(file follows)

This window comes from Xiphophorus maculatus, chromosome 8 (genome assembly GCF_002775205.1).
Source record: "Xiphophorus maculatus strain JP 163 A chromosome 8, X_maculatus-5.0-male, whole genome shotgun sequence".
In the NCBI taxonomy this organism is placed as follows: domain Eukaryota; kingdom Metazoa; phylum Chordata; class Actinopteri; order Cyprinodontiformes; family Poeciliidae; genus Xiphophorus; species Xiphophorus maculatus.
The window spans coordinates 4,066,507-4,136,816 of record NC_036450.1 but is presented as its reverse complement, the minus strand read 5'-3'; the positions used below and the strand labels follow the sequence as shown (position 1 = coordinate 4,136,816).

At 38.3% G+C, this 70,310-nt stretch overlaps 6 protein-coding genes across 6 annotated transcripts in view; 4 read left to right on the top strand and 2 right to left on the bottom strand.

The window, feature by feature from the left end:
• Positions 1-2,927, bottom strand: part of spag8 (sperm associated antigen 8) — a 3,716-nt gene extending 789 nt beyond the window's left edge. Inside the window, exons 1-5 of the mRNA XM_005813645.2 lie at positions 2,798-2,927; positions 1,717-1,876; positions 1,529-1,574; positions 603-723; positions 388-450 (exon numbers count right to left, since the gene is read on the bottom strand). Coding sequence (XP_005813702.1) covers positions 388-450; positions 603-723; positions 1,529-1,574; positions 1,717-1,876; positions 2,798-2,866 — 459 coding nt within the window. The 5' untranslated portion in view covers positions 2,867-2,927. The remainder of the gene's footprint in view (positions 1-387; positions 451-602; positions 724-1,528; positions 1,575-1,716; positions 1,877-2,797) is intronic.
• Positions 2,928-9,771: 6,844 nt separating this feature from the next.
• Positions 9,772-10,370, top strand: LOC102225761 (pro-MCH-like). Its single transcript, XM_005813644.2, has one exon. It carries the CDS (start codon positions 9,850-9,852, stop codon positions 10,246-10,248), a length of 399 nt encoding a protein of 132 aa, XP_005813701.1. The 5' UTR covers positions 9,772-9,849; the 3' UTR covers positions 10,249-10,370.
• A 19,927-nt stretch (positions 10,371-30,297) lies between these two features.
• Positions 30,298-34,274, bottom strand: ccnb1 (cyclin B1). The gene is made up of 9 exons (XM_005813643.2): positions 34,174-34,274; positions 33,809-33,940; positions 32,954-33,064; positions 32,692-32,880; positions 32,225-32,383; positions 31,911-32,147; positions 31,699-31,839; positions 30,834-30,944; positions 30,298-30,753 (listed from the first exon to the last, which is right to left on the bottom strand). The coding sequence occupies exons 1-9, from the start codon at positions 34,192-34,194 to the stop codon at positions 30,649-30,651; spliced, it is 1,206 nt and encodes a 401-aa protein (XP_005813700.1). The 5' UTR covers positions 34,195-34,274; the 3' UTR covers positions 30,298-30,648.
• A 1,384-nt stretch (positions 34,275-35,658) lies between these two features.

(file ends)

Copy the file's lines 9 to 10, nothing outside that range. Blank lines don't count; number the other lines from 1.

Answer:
• Positions 9,772-10,370, top strand: LOC102225761 (pro-MCH-like). Its single transcript, XM_005813644.2, has one exon. It carries the CDS (start codon positions 9,850-9,852, stop codon positions 10,246-10,248), a length of 399 nt encoding a protein of 132 aa, XP_005813701.1. The 5' UTR covers positions 9,772-9,849; the 3' UTR covers positions 10,249-10,370.
• A 19,927-nt stretch (positions 10,371-30,297) lies between these two features.